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2004 Dodge Ram oxygen sensor

Discussion in 'Mechanic and Repair' started by MikeKle, Jun 29, 2008.

  1. MikeKle

    MikeKle LawnSite Platinum Member
    Posts: 4,253

    I have a 2004 Dodge Ram with the 5.7L HEMI the engine light is on and I found out it is the oxygen sensor,There is a total of 4 of them I think, Is there any way to tell which one needs replacing? They are a bit pricey, I also just found out a pair of front brake pads will cost me $40! My last dodge, they were $14. Will it hurt the engine to drive with a bad oxygen sensor for a little while? I really hope I dont have to replace all of them!
  2. Two Seasons

    Two Seasons LawnSite Senior Member
    Posts: 791

    You can go to AutoZone and have the codes read.

    Regarding O2 sensor, you can still run around with a bad one. Depending on which one it is, it may send your computer into a default condition of a rich mixture of fuel. You'll just burn more fuel until you fix it. You have 2 O2 sensors before the CATS and two behind them.
  3. groundsmechanic

    groundsmechanic LawnSite Member
    Male, from Lansing, MI
    Posts: 118


    When the codes are read, there reader should show which number sensor is bad. The hardest part will be figuring out which sensor is which number. Some number them 1,2,3,4 with 1 being front left, 2 being front right, 3 is rear left and 4 is rear right. But others are 1 front left, 2 rear left, 3 front right and 4 rear right. You may be able to call the dealer and ask for the numbering system.

    Chances are it will be one of your front ones since they are switching from rich to lean way more often than the rears. The fronts are what tell the computer about the rich/lean condition of the exhaust from the cylinders. The rears tell the computer how well the catalytic convertors are performing.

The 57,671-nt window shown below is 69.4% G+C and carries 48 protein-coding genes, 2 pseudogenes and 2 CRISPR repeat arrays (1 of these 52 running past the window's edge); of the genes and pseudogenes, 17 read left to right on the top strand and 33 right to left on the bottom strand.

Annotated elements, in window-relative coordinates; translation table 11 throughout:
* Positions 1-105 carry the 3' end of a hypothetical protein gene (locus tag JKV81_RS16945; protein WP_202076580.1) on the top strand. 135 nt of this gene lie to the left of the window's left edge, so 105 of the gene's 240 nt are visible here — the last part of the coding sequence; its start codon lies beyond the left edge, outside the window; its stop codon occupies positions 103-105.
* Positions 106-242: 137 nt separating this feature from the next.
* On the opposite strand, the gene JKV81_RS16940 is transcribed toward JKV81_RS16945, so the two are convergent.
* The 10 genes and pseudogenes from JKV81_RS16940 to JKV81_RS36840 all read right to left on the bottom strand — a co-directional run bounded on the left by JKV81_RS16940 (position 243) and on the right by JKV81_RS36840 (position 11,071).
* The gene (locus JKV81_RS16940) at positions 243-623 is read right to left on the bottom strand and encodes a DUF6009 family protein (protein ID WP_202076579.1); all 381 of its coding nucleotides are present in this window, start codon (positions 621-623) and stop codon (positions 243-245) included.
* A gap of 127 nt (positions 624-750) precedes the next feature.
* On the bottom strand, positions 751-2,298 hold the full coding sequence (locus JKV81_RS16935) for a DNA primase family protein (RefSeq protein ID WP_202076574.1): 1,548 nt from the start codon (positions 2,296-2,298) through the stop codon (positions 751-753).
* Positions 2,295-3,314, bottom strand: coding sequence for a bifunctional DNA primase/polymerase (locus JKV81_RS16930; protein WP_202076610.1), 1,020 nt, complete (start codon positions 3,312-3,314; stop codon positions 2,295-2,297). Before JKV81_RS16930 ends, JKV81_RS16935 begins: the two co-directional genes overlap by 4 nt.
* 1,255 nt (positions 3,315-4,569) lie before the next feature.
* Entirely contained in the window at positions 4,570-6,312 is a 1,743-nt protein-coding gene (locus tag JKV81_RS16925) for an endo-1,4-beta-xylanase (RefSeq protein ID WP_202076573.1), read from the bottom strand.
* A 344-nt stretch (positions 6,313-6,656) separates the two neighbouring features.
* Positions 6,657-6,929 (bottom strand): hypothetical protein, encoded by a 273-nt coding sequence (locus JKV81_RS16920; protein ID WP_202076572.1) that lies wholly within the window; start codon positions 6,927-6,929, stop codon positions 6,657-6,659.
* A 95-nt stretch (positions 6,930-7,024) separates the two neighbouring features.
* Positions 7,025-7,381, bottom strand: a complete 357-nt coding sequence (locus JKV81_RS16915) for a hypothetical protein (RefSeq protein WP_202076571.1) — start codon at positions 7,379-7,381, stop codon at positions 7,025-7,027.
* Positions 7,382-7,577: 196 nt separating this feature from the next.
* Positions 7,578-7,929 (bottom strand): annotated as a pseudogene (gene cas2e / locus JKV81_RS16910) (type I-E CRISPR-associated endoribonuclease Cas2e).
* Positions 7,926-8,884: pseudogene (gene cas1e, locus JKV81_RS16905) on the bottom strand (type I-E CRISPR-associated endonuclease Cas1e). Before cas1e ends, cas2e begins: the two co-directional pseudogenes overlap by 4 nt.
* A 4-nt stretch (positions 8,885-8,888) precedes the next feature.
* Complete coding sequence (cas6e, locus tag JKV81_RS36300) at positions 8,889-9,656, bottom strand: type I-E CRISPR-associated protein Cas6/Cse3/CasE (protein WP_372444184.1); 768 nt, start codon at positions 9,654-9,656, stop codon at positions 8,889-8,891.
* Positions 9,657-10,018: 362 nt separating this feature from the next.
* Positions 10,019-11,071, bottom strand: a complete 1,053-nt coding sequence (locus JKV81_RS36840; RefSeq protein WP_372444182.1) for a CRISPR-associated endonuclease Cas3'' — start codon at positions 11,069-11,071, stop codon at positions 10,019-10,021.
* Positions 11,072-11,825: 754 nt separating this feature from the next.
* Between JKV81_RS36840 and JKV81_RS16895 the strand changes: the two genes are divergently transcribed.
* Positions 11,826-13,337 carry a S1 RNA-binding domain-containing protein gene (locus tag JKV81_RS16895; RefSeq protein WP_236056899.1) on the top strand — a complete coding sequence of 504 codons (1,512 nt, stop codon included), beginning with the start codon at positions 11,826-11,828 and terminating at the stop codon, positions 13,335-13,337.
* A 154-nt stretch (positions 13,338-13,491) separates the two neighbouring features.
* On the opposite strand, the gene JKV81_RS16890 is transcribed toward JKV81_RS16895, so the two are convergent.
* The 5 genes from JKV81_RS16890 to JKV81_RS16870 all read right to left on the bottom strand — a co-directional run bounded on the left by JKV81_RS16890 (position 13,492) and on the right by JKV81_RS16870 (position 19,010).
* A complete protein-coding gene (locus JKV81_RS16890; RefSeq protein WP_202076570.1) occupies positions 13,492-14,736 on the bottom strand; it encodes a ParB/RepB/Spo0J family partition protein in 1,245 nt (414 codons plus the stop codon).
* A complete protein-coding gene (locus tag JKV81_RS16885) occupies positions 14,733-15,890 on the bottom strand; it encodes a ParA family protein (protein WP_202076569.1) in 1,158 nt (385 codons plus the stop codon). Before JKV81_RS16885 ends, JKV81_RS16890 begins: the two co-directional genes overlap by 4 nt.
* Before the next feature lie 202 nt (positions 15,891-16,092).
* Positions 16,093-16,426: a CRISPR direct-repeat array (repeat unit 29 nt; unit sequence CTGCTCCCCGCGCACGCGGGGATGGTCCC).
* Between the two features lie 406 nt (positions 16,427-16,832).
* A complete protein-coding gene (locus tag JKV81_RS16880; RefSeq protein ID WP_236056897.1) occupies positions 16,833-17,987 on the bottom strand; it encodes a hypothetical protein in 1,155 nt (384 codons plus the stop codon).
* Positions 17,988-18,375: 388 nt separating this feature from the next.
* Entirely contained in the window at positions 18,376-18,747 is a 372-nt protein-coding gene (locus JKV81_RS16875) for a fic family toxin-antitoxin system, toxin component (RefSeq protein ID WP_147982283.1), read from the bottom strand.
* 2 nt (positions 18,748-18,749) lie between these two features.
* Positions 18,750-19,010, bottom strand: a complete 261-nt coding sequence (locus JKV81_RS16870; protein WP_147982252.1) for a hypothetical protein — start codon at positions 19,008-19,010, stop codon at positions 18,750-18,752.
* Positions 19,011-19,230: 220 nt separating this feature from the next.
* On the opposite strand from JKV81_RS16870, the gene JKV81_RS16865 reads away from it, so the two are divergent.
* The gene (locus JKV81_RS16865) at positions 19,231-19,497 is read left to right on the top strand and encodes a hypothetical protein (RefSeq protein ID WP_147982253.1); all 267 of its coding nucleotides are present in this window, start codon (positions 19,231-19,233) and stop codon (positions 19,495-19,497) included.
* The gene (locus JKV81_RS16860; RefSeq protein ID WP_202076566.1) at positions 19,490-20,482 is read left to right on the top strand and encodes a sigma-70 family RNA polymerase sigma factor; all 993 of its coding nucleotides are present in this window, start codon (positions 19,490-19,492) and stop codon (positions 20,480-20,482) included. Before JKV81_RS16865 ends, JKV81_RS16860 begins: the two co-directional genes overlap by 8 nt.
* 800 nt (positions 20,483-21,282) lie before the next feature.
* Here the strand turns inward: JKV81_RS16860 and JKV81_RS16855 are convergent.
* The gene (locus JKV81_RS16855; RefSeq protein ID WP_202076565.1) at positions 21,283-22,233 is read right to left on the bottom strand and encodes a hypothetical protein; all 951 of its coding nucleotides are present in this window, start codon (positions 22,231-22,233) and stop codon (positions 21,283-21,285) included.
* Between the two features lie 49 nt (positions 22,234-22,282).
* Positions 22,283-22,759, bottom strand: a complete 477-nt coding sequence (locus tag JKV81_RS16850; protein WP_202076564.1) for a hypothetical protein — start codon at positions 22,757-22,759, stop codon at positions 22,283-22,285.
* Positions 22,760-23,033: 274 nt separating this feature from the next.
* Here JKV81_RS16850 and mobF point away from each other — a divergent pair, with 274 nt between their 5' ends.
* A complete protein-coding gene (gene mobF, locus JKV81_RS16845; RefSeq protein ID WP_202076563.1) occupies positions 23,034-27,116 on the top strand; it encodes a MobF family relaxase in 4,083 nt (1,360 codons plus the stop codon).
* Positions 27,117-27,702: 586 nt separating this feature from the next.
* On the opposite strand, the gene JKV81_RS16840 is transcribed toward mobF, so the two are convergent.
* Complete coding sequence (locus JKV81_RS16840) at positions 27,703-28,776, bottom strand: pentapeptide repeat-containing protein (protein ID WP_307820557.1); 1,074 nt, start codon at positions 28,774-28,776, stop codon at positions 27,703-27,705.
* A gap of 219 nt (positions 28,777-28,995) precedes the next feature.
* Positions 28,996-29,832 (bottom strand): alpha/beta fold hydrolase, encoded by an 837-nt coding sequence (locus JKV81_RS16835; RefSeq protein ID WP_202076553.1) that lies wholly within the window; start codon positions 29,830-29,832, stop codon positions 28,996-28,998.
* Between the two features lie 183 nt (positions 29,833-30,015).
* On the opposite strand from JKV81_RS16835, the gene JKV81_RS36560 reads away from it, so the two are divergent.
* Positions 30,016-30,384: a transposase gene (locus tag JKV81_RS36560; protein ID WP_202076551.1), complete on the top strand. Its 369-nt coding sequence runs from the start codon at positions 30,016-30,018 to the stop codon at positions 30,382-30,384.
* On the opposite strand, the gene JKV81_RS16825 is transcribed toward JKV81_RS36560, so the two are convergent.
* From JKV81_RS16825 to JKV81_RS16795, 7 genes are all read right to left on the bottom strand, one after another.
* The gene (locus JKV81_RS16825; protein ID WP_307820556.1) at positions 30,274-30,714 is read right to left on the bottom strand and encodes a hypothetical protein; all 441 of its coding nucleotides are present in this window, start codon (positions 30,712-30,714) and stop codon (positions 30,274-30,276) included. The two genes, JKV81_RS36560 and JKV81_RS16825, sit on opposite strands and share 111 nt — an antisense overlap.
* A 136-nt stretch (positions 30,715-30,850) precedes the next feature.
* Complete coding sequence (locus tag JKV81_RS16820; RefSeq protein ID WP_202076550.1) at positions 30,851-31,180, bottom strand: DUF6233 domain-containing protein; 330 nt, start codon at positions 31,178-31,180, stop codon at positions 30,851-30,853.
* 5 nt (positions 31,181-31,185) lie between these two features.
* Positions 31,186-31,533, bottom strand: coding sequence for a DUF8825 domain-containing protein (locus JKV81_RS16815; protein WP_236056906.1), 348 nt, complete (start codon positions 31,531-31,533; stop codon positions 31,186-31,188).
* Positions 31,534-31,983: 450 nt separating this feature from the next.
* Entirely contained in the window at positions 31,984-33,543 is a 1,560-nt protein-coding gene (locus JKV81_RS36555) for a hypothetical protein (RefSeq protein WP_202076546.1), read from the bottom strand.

And I don't think $40 for front brakes are all bad at all. Try getting factory mopar pads, $$$$$.
  4. TimsLawnCareVA

    TimsLawnCareVA LawnSite Senior Member
    Posts: 361

    Thats all wrong. You will have a bank 1 sensor 1, bank 1 sensor 2, bank 2 sensor 1 and bank 2 sensor 2. Bank 1 is which ever side of the engine cylinder 1 is on. Just because you have an oxygen sensor code doesn't always mean the sensor is bad. Could be a rich or lean condition on one of the banks. At our shop many customers replace O2 sensor and it doesn't fix problem so they bring it to us.
  5. groundsmechanic

    groundsmechanic LawnSite Member
    Male, from Lansing, MI
    Posts: 118

    Wow, sorry. I guess you never make a mistake. You are correct about the numbering system. But a rich bank or a lean bank will not cause a sensor to go bad unless it is very rich and causes the sensor to plug up. In the shop I worked at, 99% of the time the sensor DID fix the problem. Maybe you work in a dodge dealer and they don't have as many problems with the actual sensors, but the GM garage I worked at, everyday, aparently they did.

    I haven't worked in the auto repair field for a few years so I had forgotten the numbering system. No need to jump down my throat and say my information was ALL WRONG. Since it isn't. My description of the O2 sensors was not ALL WRONG, as well as how the fronts are the sensors that go bad most often.

    But you probably already know all that. MikeKle, sorry for posting information that is ALL WRONG. TimsLawnCareVA is the master and you should always listen to him.
  6. TimsLawnCareVA

    TimsLawnCareVA LawnSite Senior Member
    Posts: 361

    I did not say a rich or lean condition would make a sensor go bad. A extremely lean or rich condition will cause it to set a code of sensor stuck lean or rich, thus setting a false code. It is best to scan and read data and properly diagnose instead of replacing parts. That seperates the technicians from the "parts changers". And by the way, I worked at a GM dealer for 8 years, but never for Dodge.
  7. groundsmechanic

    groundsmechanic LawnSite Member
    Male, from Lansing, MI
    Posts: 118

    I worked at a couple GM dealers for 6 years. When the heaters go out of the sensors, and the wiring is fine, then you replace. The original poster didn't mention what specifically the problem was with the sensor.

    You did say I was ALL WRONG so, yeah, you did say what I said was wrong. kthanksbye.
  8. topsites

    topsites LawnSite Fanatic
    Posts: 21,653

    You'll need an ohm meter and I'm not sure on the procedure but there is a way to test sensors via the connector.

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